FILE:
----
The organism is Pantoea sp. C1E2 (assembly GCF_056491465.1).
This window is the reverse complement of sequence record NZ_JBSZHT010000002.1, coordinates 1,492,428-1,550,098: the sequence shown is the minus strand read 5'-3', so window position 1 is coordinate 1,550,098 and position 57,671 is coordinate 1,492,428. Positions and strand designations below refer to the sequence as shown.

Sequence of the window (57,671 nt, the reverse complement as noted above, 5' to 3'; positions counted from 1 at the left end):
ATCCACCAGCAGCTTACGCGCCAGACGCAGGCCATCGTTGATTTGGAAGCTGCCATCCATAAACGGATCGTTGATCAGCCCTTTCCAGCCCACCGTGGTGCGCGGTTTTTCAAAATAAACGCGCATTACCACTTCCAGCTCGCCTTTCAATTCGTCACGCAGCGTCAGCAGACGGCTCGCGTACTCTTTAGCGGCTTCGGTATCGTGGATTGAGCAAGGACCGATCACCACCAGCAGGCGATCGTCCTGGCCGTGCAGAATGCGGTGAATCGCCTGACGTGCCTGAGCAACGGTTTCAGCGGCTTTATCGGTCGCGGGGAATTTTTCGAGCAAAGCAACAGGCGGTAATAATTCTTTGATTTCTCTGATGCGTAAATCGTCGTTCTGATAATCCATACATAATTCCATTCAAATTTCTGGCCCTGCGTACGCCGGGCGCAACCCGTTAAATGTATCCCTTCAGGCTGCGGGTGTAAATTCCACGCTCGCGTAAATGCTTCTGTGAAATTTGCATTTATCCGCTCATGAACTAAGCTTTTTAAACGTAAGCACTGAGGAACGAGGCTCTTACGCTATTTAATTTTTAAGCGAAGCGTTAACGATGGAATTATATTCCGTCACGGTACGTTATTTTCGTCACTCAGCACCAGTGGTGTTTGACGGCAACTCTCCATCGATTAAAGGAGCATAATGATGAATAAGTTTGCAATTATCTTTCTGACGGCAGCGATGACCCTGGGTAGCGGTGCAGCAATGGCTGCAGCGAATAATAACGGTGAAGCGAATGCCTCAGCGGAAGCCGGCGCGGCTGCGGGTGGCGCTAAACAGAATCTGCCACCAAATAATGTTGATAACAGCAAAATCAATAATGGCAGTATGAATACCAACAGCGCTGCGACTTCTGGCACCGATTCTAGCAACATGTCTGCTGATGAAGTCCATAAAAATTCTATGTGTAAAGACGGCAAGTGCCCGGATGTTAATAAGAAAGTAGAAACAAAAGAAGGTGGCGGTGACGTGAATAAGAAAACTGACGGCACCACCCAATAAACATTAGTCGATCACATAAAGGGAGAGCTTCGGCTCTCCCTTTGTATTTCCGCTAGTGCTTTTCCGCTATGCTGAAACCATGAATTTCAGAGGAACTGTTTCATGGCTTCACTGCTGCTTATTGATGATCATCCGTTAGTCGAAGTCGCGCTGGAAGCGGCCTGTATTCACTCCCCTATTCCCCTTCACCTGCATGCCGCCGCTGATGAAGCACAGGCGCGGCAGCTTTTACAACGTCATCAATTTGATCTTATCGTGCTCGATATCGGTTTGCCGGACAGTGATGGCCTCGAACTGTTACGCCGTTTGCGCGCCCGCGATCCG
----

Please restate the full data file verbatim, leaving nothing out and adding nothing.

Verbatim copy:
The organism is Pantoea sp. C1E2 (assembly GCF_056491465.1).
This window is the reverse complement of sequence record NZ_JBSZHT010000002.1, coordinates 1,492,428-1,550,098: the sequence shown is the minus strand read 5'-3', so window position 1 is coordinate 1,550,098 and position 57,671 is coordinate 1,492,428. Positions and strand designations below refer to the sequence as shown.

Sequence of the window (57,671 nt, the reverse complement as noted above, 5' to 3'; positions counted from 1 at the left end):
ATCCACCAGCAGCTTACGCGCCAGACGCAGGCCATCGTTGATTTGGAAGCTGCCATCCATAAACGGATCGTTGATCAGCCCTTTCCAGCCCACCGTGGTGCGCGGTTTTTCAAAATAAACGCGCATTACCACTTCCAGCTCGCCTTTCAATTCGTCACGCAGCGTCAGCAGACGGCTCGCGTACTCTTTAGCGGCTTCGGTATCGTGGATTGAGCAAGGACCGATCACCACCAGCAGGCGATCGTCCTGGCCGTGCAGAATGCGGTGAATCGCCTGACGTGCCTGAGCAACGGTTTCAGCGGCTTTATCGGTCGCGGGGAATTTTTCGAGCAAAGCAACAGGCGGTAATAATTCTTTGATTTCTCTGATGCGTAAATCGTCGTTCTGATAATCCATACATAATTCCATTCAAATTTCTGGCCCTGCGTACGCCGGGCGCAACCCGTTAAATGTATCCCTTCAGGCTGCGGGTGTAAATTCCACGCTCGCGTAAATGCTTCTGTGAAATTTGCATTTATCCGCTCATGAACTAAGCTTTTTAAACGTAAGCACTGAGGAACGAGGCTCTTACGCTATTTAATTTTTAAGCGAAGCGTTAACGATGGAATTATATTCCGTCACGGTACGTTATTTTCGTCACTCAGCACCAGTGGTGTTTGACGGCAACTCTCCATCGATTAAAGGAGCATAATGATGAATAAGTTTGCAATTATCTTTCTGACGGCAGCGATGACCCTGGGTAGCGGTGCAGCAATGGCTGCAGCGAATAATAACGGTGAAGCGAATGCCTCAGCGGAAGCCGGCGCGGCTGCGGGTGGCGCTAAACAGAATCTGCCACCAAATAATGTTGATAACAGCAAAATCAATAATGGCAGTATGAATACCAACAGCGCTGCGACTTCTGGCACCGATTCTAGCAACATGTCTGCTGATGAAGTCCATAAAAATTCTATGTGTAAAGACGGCAAGTGCCCGGATGTTAATAAGAAAGTAGAAACAAAAGAAGGTGGCGGTGACGTGAATAAGAAAACTGACGGCACCACCCAATAAACATTAGTCGATCACATAAAGGGAGAGCTTCGGCTCTCCCTTTGTATTTCCGCTAGTGCTTTTCCGCTATGCTGAAACCATGAATTTCAGAGGAACTGTTTCATGGCTTCACTGCTGCTTATTGATGATCATCCGTTAGTCGAAGTCGCGCTGGAAGCGGCCTGTATTCACTCCCCTATTCCCCTTCACCTGCATGCCGCCGCTGATGAAGCACAGGCGCGGCAGCTTTTACAACGTCATCAATTTGATCTTATCGTGCTCGATATCGGTTTGCCGGACAGTGATGGCCTCGAACTGTTACGCCGTTTGCGCGCCCGCGATCCG